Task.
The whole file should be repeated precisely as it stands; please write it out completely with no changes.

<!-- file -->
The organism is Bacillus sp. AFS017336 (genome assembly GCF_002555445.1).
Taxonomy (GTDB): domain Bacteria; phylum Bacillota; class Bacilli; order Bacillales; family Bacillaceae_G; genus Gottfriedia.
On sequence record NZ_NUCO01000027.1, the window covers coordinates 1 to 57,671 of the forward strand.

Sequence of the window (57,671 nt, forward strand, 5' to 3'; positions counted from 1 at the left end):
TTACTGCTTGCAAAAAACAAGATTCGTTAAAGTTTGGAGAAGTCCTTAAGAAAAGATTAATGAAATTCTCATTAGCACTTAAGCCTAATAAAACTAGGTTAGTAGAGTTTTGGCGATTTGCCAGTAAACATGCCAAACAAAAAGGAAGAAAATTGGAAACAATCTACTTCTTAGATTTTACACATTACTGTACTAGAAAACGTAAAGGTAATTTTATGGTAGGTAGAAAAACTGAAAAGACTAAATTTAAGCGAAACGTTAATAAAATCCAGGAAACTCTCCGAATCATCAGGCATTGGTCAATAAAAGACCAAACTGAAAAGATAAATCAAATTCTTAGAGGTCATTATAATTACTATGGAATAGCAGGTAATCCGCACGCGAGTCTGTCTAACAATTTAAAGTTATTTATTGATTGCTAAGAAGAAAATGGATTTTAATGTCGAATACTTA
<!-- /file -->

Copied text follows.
The organism is Bacillus sp. AFS017336 (genome assembly GCF_002555445.1).
Taxonomy (GTDB): domain Bacteria; phylum Bacillota; class Bacilli; order Bacillales; family Bacillaceae_G; genus Gottfriedia.
On sequence record NZ_NUCO01000027.1, the window covers coordinates 1 to 57,671 of the forward strand.

Sequence of the window (57,671 nt, forward strand, 5' to 3'; positions counted from 1 at the left end):
TTACTGCTTGCAAAAAACAAGATTCGTTAAAGTTTGGAGAAGTCCTTAAGAAAAGATTAATGAAATTCTCATTAGCACTTAAGCCTAATAAAACTAGGTTAGTAGAGTTTTGGCGATTTGCCAGTAAACATGCCAAACAAAAAGGAAGAAAATTGGAAACAATCTACTTCTTAGATTTTACACATTACTGTACTAGAAAACGTAAAGGTAATTTTATGGTAGGTAGAAAAACTGAAAAGACTAAATTTAAGCGAAACGTTAATAAAATCCAGGAAACTCTCCGAATCATCAGGCATTGGTCAATAAAAGACCAAACTGAAAAGATAAATCAAATTCTTAGAGGTCATTATAATTACTATGGAATAGCAGGTAATCCGCACGCGAGTCTGTCTAACAATTTAAAGTTATTTATTGATTGCTAAGAAGAAAATGGATTTTAATGTCGAATACTTA